Henny Moskowitz was born in 1929, in Germany-just four years before the Nazi party would come to power and change the history of the Jews forever. Her life outside of threat was brief as they fled Germany when she was just 3 1/2 years old to Romania.

I guess it was safer for Jews, but she describes anti-Semitism at their home as well. Specifically, she recalls signs that read; “No dogs and Jews allowed“ Henry stated, “this was quite scary for me to see.”

Her family’s stay in Romania was brief as they decided to leave Europe altogether when she was seven years old, just as my great grandparents did in Poland and Hungary. However, Henny’s family did not immigrate to Israel, which would not officially be a country for more than a decade. Instead they made the long journey to the United States, a country that promised freedom and protection.

Henny and her family settled in the Los Angeles neighborhood of Boyle Heights in 1938 the same year that the Los Angeles Jewish Community Council the present day Jewish Federation of Los Angeles was incorporated. A wave of eastern European immigration between 1918 and 1924, resulted in a Jewish community in Los Angeles. The influx decreased with the Johnson-Reed Immigration act of 1924 which established annual quotas for immigrants from Europe. Nonetheless, Jewish immigrants like Henny and her family, continued to arrive in Los Angeles and were drawn to neighborhoods with established Jewish communities, like Boyle Heights. To illustrate the change in this neighborhood in the era of Henny’s immigration, it’s helpful to look at the number of Jewish families during the first half of the 20th century. By roughly 1910, they were only three Jewish families in Boyle Heights. This number grew to 1,800-plus in the next decade. By 1930, close to 10,000 families resided in the neighborhood where Henny’s family lived.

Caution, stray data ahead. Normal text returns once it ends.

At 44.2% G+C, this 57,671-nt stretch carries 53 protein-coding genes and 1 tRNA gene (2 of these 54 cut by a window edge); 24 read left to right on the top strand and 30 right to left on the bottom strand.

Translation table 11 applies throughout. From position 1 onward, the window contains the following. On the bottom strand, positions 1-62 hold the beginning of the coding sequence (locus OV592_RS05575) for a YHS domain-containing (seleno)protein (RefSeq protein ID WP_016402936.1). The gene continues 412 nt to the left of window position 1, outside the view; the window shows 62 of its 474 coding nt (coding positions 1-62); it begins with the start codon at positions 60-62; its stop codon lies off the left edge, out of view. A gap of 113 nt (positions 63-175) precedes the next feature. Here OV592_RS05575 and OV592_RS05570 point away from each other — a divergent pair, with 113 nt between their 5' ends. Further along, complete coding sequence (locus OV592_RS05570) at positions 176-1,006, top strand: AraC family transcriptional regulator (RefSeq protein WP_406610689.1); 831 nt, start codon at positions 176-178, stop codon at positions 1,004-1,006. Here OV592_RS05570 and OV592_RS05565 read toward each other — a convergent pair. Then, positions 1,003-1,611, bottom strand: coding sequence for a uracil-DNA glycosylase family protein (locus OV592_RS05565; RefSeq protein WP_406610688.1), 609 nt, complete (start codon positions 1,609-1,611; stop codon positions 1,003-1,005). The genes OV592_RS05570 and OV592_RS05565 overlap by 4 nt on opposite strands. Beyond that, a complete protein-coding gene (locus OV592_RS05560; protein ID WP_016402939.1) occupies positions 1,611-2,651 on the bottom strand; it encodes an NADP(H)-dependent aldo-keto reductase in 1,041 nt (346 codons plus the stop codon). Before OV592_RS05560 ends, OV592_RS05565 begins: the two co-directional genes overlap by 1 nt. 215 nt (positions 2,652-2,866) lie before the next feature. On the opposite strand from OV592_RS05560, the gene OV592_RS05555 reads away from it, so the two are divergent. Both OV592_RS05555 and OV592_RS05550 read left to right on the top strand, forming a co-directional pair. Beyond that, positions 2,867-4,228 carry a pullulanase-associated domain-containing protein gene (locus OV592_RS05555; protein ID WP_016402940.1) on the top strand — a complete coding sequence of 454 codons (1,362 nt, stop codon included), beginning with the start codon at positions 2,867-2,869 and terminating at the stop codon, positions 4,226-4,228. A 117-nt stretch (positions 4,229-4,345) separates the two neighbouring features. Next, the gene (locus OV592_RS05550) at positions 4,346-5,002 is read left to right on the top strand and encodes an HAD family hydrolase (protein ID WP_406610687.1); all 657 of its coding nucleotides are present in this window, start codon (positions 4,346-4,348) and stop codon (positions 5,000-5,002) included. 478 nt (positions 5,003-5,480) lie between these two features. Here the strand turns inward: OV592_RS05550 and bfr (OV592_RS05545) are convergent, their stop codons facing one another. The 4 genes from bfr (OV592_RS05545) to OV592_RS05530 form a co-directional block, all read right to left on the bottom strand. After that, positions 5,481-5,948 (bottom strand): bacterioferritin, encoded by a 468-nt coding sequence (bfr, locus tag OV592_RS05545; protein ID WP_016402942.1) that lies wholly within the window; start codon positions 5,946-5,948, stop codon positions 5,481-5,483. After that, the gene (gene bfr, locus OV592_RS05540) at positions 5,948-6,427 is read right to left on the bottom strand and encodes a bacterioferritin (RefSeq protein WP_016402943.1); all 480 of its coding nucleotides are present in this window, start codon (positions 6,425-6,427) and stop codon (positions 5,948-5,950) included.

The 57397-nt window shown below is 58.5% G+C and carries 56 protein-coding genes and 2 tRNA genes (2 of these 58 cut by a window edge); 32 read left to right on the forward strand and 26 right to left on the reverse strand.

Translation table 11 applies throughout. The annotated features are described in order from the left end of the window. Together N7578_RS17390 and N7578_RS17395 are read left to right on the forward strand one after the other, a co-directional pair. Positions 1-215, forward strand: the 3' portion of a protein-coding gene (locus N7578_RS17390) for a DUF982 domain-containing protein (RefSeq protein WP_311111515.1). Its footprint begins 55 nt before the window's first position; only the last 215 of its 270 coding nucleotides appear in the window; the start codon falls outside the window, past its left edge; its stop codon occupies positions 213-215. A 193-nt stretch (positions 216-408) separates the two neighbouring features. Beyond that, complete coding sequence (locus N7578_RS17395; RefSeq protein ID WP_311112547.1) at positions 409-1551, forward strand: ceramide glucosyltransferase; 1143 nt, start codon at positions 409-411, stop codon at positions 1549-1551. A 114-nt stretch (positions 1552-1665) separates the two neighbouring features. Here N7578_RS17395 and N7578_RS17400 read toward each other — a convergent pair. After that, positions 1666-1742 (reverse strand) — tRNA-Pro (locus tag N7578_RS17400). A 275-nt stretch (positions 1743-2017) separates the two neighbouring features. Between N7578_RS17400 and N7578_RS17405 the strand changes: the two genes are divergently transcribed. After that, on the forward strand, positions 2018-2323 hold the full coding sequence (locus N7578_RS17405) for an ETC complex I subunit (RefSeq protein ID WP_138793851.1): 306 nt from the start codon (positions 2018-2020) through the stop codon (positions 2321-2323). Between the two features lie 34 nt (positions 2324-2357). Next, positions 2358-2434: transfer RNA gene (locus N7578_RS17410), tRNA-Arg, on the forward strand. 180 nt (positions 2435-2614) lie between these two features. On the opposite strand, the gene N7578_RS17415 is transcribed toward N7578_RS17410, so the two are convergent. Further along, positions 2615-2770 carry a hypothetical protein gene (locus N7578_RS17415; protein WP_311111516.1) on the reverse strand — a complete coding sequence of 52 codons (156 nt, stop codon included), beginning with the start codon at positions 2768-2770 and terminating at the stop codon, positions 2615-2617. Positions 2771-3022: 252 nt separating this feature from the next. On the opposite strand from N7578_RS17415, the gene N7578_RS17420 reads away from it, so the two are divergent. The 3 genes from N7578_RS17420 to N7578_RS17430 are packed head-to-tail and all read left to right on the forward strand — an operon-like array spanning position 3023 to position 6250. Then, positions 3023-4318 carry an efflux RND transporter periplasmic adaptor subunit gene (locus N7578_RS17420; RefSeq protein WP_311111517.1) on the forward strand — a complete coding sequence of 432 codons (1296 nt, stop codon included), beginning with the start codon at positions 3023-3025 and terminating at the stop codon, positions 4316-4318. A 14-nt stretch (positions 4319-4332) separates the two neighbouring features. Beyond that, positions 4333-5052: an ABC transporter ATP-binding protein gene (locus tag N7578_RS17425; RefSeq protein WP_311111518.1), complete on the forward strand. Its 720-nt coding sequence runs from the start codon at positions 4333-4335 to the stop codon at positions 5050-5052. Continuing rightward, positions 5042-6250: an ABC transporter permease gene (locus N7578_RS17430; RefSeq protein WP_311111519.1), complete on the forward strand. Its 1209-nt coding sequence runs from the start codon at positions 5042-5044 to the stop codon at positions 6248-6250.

Despite living among a large Jewish community immigration was still a difficult process for Henny who describes learning English as the main challenge. “I would mix up words like a “soldier”and “shoulder.” My mother also immigrated to the US at the age of seven, not from Europe, but from Iran also due to persecution. She also had to learn English. The challenges of communicating seem to be a universally difficult aspect of immigration.

Like my mom though, Henny did learn English and made friends along the way that are still her friends. She describes meeting some of the house Hashomer Camp at 12, my age. I wonder if my friends from Kadima Kinnus will be my friends when I’m Henny’s age.